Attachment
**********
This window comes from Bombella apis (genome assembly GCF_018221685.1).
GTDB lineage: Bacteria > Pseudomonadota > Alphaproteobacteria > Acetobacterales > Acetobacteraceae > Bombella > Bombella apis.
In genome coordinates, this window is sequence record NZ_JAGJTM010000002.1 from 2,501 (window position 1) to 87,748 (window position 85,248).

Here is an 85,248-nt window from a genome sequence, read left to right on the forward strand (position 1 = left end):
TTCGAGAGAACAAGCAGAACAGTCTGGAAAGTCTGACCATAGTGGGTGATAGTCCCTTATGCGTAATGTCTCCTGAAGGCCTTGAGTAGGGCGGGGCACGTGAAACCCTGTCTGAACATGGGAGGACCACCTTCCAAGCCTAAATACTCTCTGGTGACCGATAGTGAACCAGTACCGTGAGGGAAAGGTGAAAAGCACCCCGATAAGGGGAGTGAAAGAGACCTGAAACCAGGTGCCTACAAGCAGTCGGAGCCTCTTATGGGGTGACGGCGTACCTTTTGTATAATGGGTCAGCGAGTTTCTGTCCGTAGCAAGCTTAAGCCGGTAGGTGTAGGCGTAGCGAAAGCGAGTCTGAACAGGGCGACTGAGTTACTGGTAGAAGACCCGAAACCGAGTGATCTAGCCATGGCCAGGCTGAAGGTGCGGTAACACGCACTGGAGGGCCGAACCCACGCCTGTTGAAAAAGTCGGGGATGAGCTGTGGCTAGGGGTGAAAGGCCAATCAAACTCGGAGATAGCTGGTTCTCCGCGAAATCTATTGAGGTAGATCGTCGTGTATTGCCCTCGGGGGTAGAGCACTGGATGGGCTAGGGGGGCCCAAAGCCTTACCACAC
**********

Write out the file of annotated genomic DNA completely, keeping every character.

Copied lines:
This window comes from Bombella apis (genome assembly GCF_018221685.1).
GTDB lineage: Bacteria > Pseudomonadota > Alphaproteobacteria > Acetobacterales > Acetobacteraceae > Bombella > Bombella apis.
In genome coordinates, this window is sequence record NZ_JAGJTM010000002.1 from 2,501 (window position 1) to 87,748 (window position 85,248).

Here is an 85,248-nt window from a genome sequence, read left to right on the forward strand (position 1 = left end):
TTCGAGAGAACAAGCAGAACAGTCTGGAAAGTCTGACCATAGTGGGTGATAGTCCCTTATGCGTAATGTCTCCTGAAGGCCTTGAGTAGGGCGGGGCACGTGAAACCCTGTCTGAACATGGGAGGACCACCTTCCAAGCCTAAATACTCTCTGGTGACCGATAGTGAACCAGTACCGTGAGGGAAAGGTGAAAAGCACCCCGATAAGGGGAGTGAAAGAGACCTGAAACCAGGTGCCTACAAGCAGTCGGAGCCTCTTATGGGGTGACGGCGTACCTTTTGTATAATGGGTCAGCGAGTTTCTGTCCGTAGCAAGCTTAAGCCGGTAGGTGTAGGCGTAGCGAAAGCGAGTCTGAACAGGGCGACTGAGTTACTGGTAGAAGACCCGAAACCGAGTGATCTAGCCATGGCCAGGCTGAAGGTGCGGTAACACGCACTGGAGGGCCGAACCCACGCCTGTTGAAAAAGTCGGGGATGAGCTGTGGCTAGGGGTGAAAGGCCAATCAAACTCGGAGATAGCTGGTTCTCCGCGAAATCTATTGAGGTAGATCGTCGTGTATTGCCCTCGGGGGTAGAGCACTGGATGGGCTAGGGGGGCCCAAAGCCTTACCACAC